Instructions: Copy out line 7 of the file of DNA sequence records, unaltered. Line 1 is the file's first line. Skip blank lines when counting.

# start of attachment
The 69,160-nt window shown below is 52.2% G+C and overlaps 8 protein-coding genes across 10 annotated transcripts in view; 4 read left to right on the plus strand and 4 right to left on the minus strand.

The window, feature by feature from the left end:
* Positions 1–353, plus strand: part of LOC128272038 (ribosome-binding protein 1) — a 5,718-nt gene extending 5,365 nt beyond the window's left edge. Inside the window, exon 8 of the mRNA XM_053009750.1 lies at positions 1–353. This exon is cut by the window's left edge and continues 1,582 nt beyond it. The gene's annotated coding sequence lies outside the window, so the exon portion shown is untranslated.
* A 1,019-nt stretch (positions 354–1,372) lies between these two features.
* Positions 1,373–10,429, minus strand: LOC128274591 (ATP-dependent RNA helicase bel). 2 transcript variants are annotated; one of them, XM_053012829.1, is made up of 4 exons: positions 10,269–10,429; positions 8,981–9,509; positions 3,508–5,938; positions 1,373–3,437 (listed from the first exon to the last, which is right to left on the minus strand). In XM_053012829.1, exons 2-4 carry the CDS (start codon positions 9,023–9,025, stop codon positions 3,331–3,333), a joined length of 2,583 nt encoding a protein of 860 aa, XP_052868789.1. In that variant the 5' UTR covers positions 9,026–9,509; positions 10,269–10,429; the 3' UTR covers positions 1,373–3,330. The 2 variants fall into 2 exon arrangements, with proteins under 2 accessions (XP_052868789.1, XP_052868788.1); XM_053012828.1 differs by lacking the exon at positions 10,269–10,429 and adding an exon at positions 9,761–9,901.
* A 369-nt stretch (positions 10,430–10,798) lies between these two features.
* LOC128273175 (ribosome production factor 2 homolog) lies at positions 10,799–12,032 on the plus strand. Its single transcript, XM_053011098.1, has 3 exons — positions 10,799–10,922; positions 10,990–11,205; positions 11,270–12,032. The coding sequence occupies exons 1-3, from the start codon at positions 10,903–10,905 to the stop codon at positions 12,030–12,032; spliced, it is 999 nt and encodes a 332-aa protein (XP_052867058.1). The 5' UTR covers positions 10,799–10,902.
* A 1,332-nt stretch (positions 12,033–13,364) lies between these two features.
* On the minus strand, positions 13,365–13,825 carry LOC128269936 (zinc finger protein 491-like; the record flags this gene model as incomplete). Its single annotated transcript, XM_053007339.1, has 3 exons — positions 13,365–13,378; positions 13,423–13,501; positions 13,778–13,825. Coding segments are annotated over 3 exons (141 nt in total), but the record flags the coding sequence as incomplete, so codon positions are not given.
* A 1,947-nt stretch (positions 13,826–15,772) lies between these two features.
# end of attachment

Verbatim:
* LOC128273175 (ribosome production factor 2 homolog) lies at positions 10,799–12,032 on the plus strand. Its single transcript, XM_053011098.1, has 3 exons — positions 10,799–10,922; positions 10,990–11,205; positions 11,270–12,032. The coding sequence occupies exons 1-3, from the start codon at positions 10,903–10,905 to the stop codon at positions 12,030–12,032; spliced, it is 999 nt and encodes a 332-aa protein (XP_052867058.1). The 5' UTR covers positions 10,799–10,902.